An Undesirable Trend: The Global Outlook on Diabetes

November 14, 2011 marked both the celebration of the 20th annual World Diabetes Day and the release of the fifth edition of the International Diabetes Federation’s (IDF) Diabetes Atlas. Euromonitor International analyses the IDF’s report and its implications for the global consumer health market.

Bad news and more bad news

The IDF estimates that in 2011 366 million adults (20-79 years) have diabetes. By 2030, the number is expected to increase to 552 million, or approximately 10% of the global adult population. Several million more are also at risk for developing the disease. Impaired glucose tolerance (IGT), or pre-diabetes, is a condition in which blood glucose levels are elevated higher than normal, but lower than the diabetes threshold. The global prevalence of IGT is currently about 6.4% and expected to rise to 7.1% by 2030. Though pre-diabetes is obviously less serious than diabetes, it still poses very real health risks. For example, pre-diabetics are 1.5 times as likely (versus 2-4 times for diabetics) as non-diabetics to develop cardiovascular disease.

Just as discouragingly, diabetes is becoming increasingly common in developing countries and regions previously less affected by the disease. In fact, 80% of diabetics live in low- and middle-income countries. In Bangladesh, the number of people living with diabetes is expected to double between 2011 and 2025, while the Middle East and North Africa region hosts six of the 10 highest prevalence countries in the world. Although starting from a much lower base, diabetes prevalence in Africa is expected to increase 90% between 2011 and 2030. The Zanzibar Minister of Health reported in November 2011 that more Zanzibaris are being diagnosed with diabetes than communicable diseases like malaria and HIV.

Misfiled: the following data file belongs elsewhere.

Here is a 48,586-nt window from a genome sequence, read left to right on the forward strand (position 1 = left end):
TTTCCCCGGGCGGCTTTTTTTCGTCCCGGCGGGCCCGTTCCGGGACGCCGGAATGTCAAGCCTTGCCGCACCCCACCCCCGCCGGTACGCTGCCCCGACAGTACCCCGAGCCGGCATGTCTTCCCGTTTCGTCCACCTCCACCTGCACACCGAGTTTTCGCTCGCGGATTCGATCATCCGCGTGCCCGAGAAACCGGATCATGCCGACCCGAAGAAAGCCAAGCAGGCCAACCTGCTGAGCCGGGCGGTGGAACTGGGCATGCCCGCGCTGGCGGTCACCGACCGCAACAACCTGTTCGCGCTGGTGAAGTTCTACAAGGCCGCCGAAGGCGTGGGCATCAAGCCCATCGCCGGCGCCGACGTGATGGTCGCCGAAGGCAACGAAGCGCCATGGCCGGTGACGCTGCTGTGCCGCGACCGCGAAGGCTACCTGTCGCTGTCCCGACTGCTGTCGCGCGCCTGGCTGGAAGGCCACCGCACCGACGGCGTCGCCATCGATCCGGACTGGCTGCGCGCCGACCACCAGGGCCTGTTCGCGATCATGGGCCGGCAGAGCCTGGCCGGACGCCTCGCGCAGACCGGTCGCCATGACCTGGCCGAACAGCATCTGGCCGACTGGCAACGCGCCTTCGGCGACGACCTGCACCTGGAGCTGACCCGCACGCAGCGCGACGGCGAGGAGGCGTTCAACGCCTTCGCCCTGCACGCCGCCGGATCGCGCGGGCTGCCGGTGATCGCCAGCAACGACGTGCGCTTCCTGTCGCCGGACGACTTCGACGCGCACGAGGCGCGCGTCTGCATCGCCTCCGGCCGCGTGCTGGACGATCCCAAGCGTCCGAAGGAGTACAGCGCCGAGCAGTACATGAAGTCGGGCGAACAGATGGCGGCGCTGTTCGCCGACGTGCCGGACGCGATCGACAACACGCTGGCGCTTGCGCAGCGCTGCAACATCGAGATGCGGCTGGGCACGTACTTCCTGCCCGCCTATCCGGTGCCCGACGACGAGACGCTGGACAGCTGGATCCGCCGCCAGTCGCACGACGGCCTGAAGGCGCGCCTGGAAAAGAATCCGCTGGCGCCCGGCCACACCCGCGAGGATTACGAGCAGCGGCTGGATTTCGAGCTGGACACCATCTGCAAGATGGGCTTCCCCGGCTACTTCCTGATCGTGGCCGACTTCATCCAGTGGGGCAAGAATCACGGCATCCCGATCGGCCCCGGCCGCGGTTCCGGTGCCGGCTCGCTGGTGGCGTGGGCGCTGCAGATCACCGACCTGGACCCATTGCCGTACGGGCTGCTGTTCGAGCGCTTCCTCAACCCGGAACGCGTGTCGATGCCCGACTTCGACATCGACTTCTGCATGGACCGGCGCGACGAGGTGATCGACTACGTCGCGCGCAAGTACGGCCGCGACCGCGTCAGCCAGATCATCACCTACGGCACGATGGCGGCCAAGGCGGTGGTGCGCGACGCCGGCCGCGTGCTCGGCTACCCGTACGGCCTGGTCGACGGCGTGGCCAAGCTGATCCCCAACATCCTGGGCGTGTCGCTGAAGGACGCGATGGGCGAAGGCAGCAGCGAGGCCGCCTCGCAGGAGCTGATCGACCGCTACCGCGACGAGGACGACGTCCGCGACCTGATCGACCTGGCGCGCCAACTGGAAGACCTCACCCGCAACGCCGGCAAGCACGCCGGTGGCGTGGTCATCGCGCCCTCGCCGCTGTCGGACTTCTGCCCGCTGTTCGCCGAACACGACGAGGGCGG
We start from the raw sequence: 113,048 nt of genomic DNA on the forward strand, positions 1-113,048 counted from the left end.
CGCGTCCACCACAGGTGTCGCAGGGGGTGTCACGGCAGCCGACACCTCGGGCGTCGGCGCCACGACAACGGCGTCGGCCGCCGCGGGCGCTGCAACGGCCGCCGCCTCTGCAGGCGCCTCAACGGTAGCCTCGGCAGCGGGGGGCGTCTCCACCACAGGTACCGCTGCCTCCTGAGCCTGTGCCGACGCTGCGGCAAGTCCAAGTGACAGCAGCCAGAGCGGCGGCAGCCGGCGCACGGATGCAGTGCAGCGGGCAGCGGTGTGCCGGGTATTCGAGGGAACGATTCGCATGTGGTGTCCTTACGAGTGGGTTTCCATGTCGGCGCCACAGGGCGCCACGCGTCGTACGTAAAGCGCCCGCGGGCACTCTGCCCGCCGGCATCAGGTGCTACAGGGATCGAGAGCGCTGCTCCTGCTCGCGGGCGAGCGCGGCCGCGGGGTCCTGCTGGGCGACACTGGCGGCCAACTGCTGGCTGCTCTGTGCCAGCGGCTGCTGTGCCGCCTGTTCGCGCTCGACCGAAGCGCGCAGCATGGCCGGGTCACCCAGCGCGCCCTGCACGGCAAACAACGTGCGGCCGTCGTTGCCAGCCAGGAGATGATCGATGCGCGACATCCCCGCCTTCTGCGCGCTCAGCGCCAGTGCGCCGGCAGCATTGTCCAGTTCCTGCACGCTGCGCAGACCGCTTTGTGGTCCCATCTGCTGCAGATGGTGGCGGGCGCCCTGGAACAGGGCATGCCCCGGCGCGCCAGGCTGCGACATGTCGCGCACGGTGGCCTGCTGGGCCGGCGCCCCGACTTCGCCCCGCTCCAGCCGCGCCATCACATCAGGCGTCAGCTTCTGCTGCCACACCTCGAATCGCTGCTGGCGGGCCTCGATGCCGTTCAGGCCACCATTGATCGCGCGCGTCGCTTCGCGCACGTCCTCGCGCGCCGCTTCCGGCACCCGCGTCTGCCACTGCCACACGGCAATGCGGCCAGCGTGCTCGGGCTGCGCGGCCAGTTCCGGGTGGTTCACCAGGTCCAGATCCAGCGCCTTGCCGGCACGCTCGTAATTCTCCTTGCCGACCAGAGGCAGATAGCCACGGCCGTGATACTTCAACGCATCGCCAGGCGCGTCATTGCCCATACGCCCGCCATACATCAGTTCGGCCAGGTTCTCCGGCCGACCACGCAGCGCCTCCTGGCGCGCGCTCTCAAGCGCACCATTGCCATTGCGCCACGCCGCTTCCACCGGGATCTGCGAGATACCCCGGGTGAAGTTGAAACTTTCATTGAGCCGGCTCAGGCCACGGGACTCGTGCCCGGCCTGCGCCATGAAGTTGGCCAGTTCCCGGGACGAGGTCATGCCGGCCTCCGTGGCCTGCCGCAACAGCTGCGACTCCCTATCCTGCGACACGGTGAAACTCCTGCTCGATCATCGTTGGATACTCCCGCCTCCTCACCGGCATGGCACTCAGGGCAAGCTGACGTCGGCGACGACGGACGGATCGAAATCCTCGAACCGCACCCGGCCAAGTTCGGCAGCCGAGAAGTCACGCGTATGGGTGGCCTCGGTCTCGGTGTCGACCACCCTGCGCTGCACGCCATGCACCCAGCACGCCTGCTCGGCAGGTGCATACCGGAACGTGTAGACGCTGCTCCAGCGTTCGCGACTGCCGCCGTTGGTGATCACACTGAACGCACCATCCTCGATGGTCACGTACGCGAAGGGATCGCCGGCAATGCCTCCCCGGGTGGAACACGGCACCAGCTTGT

Those living in developing countries are likely to experience more striking lifestyle changes than those in developed areas. Unfortunately, some of these changes, such as increases in the consumption of highly processed foods and decreases in activity level, contribute to the incidence of diseases like diabetes, which in turn threatens economic growth. Diabetes leads to both increases in health care costs and decreases in productivity; the Chairman of the Diabetes Association of Jamaica, for example, specifically warned in November 2011 that diabetes and other such diseases will negatively impact economic productivity if not effectively controlled. The World Economic Forum estimates that economic losses to low- and middle-income countries from diabetes and other non-communicable diseases over the period 2011-2025 will be equal to about 4% of these countries’ annual output in 2011.

Consequences for overall health

Type 2 is the most common form of diabetes. It results when the body’s insulin is insufficient or fails to transport glucose (sugar) from the blood into the cells. In addition to genetic causes, it is widely understood that excess weight and low levels of physical activity are key risk factors for developing the disease. Perhaps less obvious is that smoking is as well. A 2007 Journal of the American Medical Association study found that smokers had a 44% greater risk of diabetes than non-smokers. For heavy smokers (those who smoke at least 20 cigarettes a day), the risk jumps to 61%. This is significant because the build-up in blood sugar that occurs in Type 2 diabetes can lead to a wide-ranging variety of health complications.

The US Centers for Disease Control and Prevention reports that diabetics are twice as likely to develop serious gum disease as non-diabetics. In addition, certain diabetes medications may cause dry mouth, which likely contributes to the accumulation of dental plaque and periodontal disease risk. Periodontal disease may also affect blood sugar levels, making it more difficult to manage diabetes.